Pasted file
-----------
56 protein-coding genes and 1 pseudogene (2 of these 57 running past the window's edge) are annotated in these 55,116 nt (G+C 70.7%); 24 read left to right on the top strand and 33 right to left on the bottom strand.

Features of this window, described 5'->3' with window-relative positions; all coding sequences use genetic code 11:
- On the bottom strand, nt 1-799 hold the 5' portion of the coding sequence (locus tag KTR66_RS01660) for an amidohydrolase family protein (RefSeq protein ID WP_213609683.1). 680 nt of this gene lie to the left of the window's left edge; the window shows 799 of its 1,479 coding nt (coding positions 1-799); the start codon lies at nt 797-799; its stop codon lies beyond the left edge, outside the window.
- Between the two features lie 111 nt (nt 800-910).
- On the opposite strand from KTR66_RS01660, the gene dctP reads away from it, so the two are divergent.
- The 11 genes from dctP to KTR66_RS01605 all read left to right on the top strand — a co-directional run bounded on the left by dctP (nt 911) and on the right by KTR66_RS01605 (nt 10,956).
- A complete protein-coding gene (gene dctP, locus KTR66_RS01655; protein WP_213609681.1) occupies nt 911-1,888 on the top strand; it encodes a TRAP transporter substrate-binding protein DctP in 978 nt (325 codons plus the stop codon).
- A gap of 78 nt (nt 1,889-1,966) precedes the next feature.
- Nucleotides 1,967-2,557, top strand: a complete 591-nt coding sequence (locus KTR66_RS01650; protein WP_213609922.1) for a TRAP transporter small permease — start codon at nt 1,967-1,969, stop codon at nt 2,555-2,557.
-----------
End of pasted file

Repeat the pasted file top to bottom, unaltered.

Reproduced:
56 protein-coding genes and 1 pseudogene (2 of these 57 running past the window's edge) are annotated in these 55,116 nt (G+C 70.7%); 24 read left to right on the top strand and 33 right to left on the bottom strand.

Features of this window, described 5'->3' with window-relative positions; all coding sequences use genetic code 11:
- On the bottom strand, nt 1-799 hold the 5' portion of the coding sequence (locus tag KTR66_RS01660) for an amidohydrolase family protein (RefSeq protein ID WP_213609683.1). 680 nt of this gene lie to the left of the window's left edge; the window shows 799 of its 1,479 coding nt (coding positions 1-799); the start codon lies at nt 797-799; its stop codon lies beyond the left edge, outside the window.
- Between the two features lie 111 nt (nt 800-910).
- On the opposite strand from KTR66_RS01660, the gene dctP reads away from it, so the two are divergent.
- The 11 genes from dctP to KTR66_RS01605 all read left to right on the top strand — a co-directional run bounded on the left by dctP (nt 911) and on the right by KTR66_RS01605 (nt 10,956).
- A complete protein-coding gene (gene dctP, locus KTR66_RS01655; protein WP_213609681.1) occupies nt 911-1,888 on the top strand; it encodes a TRAP transporter substrate-binding protein DctP in 978 nt (325 codons plus the stop codon).
- A gap of 78 nt (nt 1,889-1,966) precedes the next feature.
- Nucleotides 1,967-2,557, top strand: a complete 591-nt coding sequence (locus KTR66_RS01650; protein WP_213609922.1) for a TRAP transporter small permease — start codon at nt 1,967-1,969, stop codon at nt 2,555-2,557.